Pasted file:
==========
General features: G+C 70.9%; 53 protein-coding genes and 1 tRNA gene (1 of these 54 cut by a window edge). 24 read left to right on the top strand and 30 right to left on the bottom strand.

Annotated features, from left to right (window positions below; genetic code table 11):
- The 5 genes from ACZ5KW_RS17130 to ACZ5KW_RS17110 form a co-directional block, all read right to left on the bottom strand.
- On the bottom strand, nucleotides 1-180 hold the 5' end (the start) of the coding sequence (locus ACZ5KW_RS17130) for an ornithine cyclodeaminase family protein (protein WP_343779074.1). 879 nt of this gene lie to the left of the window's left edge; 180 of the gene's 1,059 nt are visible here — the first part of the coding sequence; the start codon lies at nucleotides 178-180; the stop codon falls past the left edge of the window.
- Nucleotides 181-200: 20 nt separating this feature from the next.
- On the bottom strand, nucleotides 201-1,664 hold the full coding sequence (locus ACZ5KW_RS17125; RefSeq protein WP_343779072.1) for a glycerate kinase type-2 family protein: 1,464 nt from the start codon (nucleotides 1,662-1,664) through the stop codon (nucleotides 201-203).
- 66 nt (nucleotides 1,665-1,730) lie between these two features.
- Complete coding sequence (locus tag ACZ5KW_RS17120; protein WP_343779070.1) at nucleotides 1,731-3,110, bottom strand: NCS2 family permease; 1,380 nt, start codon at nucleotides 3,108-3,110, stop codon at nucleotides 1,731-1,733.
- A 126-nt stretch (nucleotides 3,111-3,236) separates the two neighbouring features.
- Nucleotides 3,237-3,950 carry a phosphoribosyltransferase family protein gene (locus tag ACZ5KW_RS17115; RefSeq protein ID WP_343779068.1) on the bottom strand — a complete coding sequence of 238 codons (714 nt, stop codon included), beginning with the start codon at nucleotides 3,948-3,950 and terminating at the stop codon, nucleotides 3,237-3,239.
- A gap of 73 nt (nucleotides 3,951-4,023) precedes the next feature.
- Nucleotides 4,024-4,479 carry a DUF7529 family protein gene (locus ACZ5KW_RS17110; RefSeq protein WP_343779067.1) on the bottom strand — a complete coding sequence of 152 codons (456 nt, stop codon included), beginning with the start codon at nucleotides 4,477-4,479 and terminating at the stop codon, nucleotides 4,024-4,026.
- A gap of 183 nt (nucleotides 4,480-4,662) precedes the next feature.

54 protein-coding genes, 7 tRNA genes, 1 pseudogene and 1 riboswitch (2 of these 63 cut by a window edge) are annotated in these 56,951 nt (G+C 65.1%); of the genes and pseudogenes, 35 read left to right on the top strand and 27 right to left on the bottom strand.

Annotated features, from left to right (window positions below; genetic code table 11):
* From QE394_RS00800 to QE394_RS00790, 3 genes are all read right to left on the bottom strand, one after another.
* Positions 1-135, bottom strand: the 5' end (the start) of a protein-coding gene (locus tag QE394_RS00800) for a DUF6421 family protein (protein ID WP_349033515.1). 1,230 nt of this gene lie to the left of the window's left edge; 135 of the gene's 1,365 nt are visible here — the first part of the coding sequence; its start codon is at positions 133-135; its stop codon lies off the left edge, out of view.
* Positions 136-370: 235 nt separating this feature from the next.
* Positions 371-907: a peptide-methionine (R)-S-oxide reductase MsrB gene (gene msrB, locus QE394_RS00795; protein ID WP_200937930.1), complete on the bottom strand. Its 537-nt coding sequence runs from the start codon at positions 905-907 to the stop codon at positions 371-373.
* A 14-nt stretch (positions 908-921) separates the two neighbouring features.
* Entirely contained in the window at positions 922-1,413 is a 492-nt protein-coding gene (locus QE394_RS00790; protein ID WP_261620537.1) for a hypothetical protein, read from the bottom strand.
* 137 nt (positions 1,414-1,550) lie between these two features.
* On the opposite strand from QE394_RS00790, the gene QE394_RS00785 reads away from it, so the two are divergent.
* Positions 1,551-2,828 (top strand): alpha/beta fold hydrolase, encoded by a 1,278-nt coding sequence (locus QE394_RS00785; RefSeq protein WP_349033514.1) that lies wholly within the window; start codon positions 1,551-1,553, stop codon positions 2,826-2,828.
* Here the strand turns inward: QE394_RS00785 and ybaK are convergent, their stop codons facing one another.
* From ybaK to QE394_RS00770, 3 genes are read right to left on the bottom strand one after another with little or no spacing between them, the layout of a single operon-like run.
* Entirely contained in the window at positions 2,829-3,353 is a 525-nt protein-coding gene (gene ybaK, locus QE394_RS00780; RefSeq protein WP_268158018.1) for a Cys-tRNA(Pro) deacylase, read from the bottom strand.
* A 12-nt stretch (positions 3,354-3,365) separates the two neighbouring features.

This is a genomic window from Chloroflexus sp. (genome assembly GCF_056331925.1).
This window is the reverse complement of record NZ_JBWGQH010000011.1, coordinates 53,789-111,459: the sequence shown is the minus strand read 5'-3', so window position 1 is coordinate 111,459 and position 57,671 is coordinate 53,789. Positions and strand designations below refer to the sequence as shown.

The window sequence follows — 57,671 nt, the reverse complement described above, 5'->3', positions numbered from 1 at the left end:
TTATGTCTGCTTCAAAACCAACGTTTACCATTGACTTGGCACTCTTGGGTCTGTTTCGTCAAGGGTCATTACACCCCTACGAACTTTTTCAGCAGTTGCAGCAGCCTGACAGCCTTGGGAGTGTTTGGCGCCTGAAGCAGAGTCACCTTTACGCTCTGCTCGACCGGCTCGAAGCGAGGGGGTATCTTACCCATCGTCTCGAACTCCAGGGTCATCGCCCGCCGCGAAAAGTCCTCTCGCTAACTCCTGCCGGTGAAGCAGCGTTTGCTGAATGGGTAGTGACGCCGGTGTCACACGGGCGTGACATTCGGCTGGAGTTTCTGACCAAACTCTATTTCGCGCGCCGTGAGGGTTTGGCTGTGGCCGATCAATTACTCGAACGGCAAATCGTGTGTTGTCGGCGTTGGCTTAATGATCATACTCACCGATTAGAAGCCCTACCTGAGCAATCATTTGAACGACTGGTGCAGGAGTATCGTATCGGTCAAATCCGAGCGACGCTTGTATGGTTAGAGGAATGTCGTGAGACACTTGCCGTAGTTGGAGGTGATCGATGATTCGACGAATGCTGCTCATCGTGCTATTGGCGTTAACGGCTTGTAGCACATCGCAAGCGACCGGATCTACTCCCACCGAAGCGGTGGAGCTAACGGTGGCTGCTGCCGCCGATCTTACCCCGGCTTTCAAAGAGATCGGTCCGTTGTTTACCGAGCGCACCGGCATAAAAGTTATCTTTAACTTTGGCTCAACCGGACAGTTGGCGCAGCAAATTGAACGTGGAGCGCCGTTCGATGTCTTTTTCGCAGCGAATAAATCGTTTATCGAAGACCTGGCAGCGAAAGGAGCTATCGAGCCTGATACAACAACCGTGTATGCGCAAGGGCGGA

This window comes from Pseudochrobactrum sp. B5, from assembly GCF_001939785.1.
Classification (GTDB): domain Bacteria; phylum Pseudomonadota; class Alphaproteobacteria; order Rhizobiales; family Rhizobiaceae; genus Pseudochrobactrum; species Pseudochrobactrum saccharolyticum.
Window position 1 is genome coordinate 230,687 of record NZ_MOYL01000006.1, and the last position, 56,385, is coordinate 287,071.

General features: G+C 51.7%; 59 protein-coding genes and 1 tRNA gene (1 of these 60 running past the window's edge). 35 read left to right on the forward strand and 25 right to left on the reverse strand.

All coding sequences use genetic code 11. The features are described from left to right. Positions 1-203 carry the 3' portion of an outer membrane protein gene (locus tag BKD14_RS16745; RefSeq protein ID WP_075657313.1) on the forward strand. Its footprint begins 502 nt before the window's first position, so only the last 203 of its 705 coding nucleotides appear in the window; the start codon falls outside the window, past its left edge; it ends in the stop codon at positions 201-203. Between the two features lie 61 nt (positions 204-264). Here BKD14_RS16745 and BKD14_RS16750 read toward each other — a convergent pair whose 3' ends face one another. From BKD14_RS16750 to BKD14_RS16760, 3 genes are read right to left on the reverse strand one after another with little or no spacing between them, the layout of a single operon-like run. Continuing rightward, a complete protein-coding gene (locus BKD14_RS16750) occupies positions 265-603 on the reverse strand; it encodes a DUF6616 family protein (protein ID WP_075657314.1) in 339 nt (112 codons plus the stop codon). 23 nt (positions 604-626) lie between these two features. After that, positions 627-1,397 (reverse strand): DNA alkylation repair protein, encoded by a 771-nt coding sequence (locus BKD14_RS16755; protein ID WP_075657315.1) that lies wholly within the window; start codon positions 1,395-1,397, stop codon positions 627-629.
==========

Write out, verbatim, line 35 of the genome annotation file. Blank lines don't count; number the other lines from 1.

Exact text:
Window position 1 is genome coordinate 230,687 of record NZ_MOYL01000006.1, and the last position, 56,385, is coordinate 287,071.